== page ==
Monaco Cathedral (4, rue Colonel Bellando de Castro, +377-93-30-87-70): Located in the old city, this is where Prince Rainer and Grace Kelly married and also where they are buried (as well as all of the princes of Monaco and the House of Grimaldi). The cathedral was built in 1875 withwhite sandstone brought down from the village of La Turbie. If you are visiting on a Sunday between September and June, the Children's Choir of Monaco and principals from the Cathedral Choir School sing mass at 10 a.m.
Grand Casino (Place du Casino): You can see the elegant building with two spired towers, which was built in 1878 by Charles Garnier (the architect of Paris' famed Opera House) from your ship. Oddly enough to most North Americans, it houses not only the gaming rooms but the Monaco Opera and Ballet as well. It costs 10 euros to get in and is open daily from noon (slots open at 2 p.m.). There is a dress code: jacket and tie required of men, resort chic for women. Don't even think of trying to get in with sneakers. (At least a tux is no longer required for entrance!). You must be at least 18 years old to enter and your passport is required. Monagasques are not allowed to gamble in their casinos, so a passport check is requisite.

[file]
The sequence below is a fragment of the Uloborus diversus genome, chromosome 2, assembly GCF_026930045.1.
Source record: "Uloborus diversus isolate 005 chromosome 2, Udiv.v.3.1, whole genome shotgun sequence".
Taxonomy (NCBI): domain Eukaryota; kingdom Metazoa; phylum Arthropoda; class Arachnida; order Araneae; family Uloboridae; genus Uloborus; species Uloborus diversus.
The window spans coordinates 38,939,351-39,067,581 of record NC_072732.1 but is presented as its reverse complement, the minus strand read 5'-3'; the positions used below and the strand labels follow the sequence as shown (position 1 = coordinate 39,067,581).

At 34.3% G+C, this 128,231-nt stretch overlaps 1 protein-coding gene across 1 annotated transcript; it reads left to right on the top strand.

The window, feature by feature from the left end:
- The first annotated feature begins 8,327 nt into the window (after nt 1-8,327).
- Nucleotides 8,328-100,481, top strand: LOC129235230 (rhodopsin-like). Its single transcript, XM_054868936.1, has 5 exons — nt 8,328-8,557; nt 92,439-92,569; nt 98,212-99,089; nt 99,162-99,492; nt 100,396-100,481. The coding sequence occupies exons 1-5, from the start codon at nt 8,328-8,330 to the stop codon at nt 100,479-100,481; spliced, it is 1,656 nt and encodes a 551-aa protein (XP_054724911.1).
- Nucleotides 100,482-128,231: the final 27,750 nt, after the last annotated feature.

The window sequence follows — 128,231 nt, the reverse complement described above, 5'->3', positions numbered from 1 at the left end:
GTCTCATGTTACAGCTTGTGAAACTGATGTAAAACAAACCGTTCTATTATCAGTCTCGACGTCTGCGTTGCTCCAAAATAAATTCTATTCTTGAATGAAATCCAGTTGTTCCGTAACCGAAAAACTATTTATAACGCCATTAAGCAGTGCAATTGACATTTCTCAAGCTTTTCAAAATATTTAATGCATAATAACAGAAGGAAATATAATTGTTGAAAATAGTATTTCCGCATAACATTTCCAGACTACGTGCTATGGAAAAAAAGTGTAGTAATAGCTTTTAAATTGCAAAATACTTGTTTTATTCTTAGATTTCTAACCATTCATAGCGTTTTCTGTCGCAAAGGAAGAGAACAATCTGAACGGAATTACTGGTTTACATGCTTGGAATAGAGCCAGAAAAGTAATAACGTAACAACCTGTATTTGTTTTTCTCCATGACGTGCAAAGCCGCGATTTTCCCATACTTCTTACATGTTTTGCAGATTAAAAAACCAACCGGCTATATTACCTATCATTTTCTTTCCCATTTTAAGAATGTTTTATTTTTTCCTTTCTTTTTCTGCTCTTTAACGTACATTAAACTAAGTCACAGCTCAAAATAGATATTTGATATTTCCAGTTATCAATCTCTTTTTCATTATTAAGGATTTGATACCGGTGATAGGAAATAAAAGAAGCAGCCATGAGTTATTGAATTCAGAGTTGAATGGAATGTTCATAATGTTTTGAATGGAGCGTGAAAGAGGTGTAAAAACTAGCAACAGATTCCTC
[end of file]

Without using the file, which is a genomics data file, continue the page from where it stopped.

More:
Been There, Done That
Hotel de Paris (Place du Casino) and Hermitage Hotel (Square Beaumarchais) Lobbies: Hey, it doesn't cost a thing just to look and it's worth the "price." Hotel de Paris is a Beaux Arts gem, built in 1863. The portico is reminiscent of an elegant Parisian palace of the same era. The Hermitage, which stretches over several buildings, up and down hills, recently renovated its Beaumarchais Lobby that was originally built in 1900. Lovers of historic buildings and period architecture will really enjoy looking at these elegant respites for the rich and famous (or just the rich without the fame).